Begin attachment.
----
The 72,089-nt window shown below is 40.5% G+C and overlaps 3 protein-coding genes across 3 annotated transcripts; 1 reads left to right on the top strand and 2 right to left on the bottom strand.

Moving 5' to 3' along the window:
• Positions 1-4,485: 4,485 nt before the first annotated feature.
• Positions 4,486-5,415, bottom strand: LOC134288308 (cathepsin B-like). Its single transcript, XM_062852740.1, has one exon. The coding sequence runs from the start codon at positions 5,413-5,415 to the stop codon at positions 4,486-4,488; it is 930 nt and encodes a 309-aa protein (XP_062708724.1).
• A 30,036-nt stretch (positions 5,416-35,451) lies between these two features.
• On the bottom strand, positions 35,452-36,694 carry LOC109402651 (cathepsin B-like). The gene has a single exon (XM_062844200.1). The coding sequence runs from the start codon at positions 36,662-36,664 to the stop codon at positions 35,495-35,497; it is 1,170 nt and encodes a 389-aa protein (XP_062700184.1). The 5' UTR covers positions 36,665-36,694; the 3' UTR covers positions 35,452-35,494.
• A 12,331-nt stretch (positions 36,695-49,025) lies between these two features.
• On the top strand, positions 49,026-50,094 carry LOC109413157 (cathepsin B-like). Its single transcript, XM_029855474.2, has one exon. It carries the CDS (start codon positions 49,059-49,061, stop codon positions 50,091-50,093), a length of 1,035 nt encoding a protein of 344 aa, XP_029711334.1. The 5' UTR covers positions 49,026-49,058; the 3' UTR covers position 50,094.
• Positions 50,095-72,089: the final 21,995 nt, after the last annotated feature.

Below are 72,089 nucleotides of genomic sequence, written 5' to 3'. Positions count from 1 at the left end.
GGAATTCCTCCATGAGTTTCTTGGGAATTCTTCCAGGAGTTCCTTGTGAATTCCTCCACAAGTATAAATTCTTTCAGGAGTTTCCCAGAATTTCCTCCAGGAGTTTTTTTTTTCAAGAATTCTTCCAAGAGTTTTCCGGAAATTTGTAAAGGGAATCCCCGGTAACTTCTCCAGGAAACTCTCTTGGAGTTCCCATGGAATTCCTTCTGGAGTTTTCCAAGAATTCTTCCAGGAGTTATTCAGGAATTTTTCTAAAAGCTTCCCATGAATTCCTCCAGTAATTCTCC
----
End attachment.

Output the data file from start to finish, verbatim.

The 72,089-nt window shown below is 40.5% G+C and overlaps 3 protein-coding genes across 3 annotated transcripts; 1 reads left to right on the top strand and 2 right to left on the bottom strand.

Moving 5' to 3' along the window:
• Positions 1-4,485: 4,485 nt before the first annotated feature.
• Positions 4,486-5,415, bottom strand: LOC134288308 (cathepsin B-like). Its single transcript, XM_062852740.1, has one exon. The coding sequence runs from the start codon at positions 5,413-5,415 to the stop codon at positions 4,486-4,488; it is 930 nt and encodes a 309-aa protein (XP_062708724.1).
• A 30,036-nt stretch (positions 5,416-35,451) lies between these two features.
• On the bottom strand, positions 35,452-36,694 carry LOC109402651 (cathepsin B-like). The gene has a single exon (XM_062844200.1). The coding sequence runs from the start codon at positions 36,662-36,664 to the stop codon at positions 35,495-35,497; it is 1,170 nt and encodes a 389-aa protein (XP_062700184.1). The 5' UTR covers positions 36,665-36,694; the 3' UTR covers positions 35,452-35,494.
• A 12,331-nt stretch (positions 36,695-49,025) lies between these two features.
• On the top strand, positions 49,026-50,094 carry LOC109413157 (cathepsin B-like). Its single transcript, XM_029855474.2, has one exon. It carries the CDS (start codon positions 49,059-49,061, stop codon positions 50,091-50,093), a length of 1,035 nt encoding a protein of 344 aa, XP_029711334.1. The 5' UTR covers positions 49,026-49,058; the 3' UTR covers position 50,094.
• Positions 50,095-72,089: the final 21,995 nt, after the last annotated feature.

Below are 72,089 nucleotides of genomic sequence, written 5' to 3'. Positions count from 1 at the left end.
GGAATTCCTCCATGAGTTTCTTGGGAATTCTTCCAGGAGTTCCTTGTGAATTCCTCCACAAGTATAAATTCTTTCAGGAGTTTCCCAGAATTTCCTCCAGGAGTTTTTTTTTTCAAGAATTCTTCCAAGAGTTTTCCGGAAATTTGTAAAGGGAATCCCCGGTAACTTCTCCAGGAAACTCTCTTGGAGTTCCCATGGAATTCCTTCTGGAGTTTTCCAAGAATTCTTCCAGGAGTTATTCAGGAATTTTTCTAAAAGCTTCCCATGAATTCCTCCAGTAATTCTCC